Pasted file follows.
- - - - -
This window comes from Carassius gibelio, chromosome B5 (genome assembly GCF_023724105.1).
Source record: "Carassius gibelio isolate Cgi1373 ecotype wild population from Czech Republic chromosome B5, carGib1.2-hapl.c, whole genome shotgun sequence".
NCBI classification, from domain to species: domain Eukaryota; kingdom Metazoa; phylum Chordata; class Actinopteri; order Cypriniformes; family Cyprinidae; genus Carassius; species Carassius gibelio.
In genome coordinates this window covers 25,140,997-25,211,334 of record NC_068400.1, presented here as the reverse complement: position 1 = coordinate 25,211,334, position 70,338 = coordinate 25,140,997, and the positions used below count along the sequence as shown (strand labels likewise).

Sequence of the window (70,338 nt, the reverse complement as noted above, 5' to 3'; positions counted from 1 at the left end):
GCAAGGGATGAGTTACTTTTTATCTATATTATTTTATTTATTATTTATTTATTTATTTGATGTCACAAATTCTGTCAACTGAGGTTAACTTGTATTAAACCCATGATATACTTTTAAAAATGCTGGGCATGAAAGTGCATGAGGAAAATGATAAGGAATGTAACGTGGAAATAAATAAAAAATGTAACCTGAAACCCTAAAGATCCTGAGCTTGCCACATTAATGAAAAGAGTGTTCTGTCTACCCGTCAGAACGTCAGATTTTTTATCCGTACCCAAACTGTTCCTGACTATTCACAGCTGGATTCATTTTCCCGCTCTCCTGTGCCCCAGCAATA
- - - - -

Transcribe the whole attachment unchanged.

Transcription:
This window comes from Carassius gibelio, chromosome B5 (genome assembly GCF_023724105.1).
Source record: "Carassius gibelio isolate Cgi1373 ecotype wild population from Czech Republic chromosome B5, carGib1.2-hapl.c, whole genome shotgun sequence".
NCBI classification, from domain to species: domain Eukaryota; kingdom Metazoa; phylum Chordata; class Actinopteri; order Cypriniformes; family Cyprinidae; genus Carassius; species Carassius gibelio.
In genome coordinates this window covers 25,140,997-25,211,334 of record NC_068400.1, presented here as the reverse complement: position 1 = coordinate 25,211,334, position 70,338 = coordinate 25,140,997, and the positions used below count along the sequence as shown (strand labels likewise).

Sequence of the window (70,338 nt, the reverse complement as noted above, 5' to 3'; positions counted from 1 at the left end):
GCAAGGGATGAGTTACTTTTTATCTATATTATTTTATTTATTATTTATTTATTTATTTGATGTCACAAATTCTGTCAACTGAGGTTAACTTGTATTAAACCCATGATATACTTTTAAAAATGCTGGGCATGAAAGTGCATGAGGAAAATGATAAGGAATGTAACGTGGAAATAAATAAAAAATGTAACCTGAAACCCTAAAGATCCTGAGCTTGCCACATTAATGAAAAGAGTGTTCTGTCTACCCGTCAGAACGTCAGATTTTTTATCCGTACCCAAACTGTTCCTGACTATTCACAGCTGGATTCATTTTCCCGCTCTCCTGTGCCCCAGCAATA